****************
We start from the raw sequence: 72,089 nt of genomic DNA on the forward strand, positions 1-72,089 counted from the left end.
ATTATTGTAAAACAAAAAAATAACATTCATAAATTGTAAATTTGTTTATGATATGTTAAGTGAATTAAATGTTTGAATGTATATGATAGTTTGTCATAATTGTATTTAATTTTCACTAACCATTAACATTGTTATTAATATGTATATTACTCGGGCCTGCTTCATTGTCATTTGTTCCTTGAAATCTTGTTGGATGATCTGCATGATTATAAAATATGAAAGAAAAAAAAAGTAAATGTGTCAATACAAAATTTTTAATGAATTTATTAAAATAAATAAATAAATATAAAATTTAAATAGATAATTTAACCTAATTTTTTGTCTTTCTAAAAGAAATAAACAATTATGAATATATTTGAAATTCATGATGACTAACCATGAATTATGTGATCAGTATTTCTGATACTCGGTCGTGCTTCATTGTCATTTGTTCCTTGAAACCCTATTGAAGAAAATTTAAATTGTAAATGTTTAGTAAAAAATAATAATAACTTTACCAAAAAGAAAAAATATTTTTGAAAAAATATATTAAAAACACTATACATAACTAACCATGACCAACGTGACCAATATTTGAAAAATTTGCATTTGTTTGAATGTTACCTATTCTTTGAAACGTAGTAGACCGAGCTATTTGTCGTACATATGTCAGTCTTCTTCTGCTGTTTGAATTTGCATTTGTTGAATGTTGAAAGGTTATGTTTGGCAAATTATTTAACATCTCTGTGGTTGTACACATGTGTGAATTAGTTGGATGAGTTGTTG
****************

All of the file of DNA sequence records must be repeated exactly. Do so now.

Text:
We start from the raw sequence: 72,089 nt of genomic DNA on the forward strand, positions 1-72,089 counted from the left end.
ATTATTGTAAAACAAAAAAATAACATTCATAAATTGTAAATTTGTTTATGATATGTTAAGTGAATTAAATGTTTGAATGTATATGATAGTTTGTCATAATTGTATTTAATTTTCACTAACCATTAACATTGTTATTAATATGTATATTACTCGGGCCTGCTTCATTGTCATTTGTTCCTTGAAATCTTGTTGGATGATCTGCATGATTATAAAATATGAAAGAAAAAAAAAGTAAATGTGTCAATACAAAATTTTTAATGAATTTATTAAAATAAATAAATAAATATAAAATTTAAATAGATAATTTAACCTAATTTTTTGTCTTTCTAAAAGAAATAAACAATTATGAATATATTTGAAATTCATGATGACTAACCATGAATTATGTGATCAGTATTTCTGATACTCGGTCGTGCTTCATTGTCATTTGTTCCTTGAAACCCTATTGAAGAAAATTTAAATTGTAAATGTTTAGTAAAAAATAATAATAACTTTACCAAAAAGAAAAAATATTTTTGAAAAAATATATTAAAAACACTATACATAACTAACCATGACCAACGTGACCAATATTTGAAAAATTTGCATTTGTTTGAATGTTACCTATTCTTTGAAACGTAGTAGACCGAGCTATTTGTCGTACATATGTCAGTCTTCTTCTGCTGTTTGAATTTGCATTTGTTGAATGTTGAAAGGTTATGTTTGGCAAATTATTTAACATCTCTGTGGTTGTACACATGTGTGAATTAGTTGGATGAGTTGTTG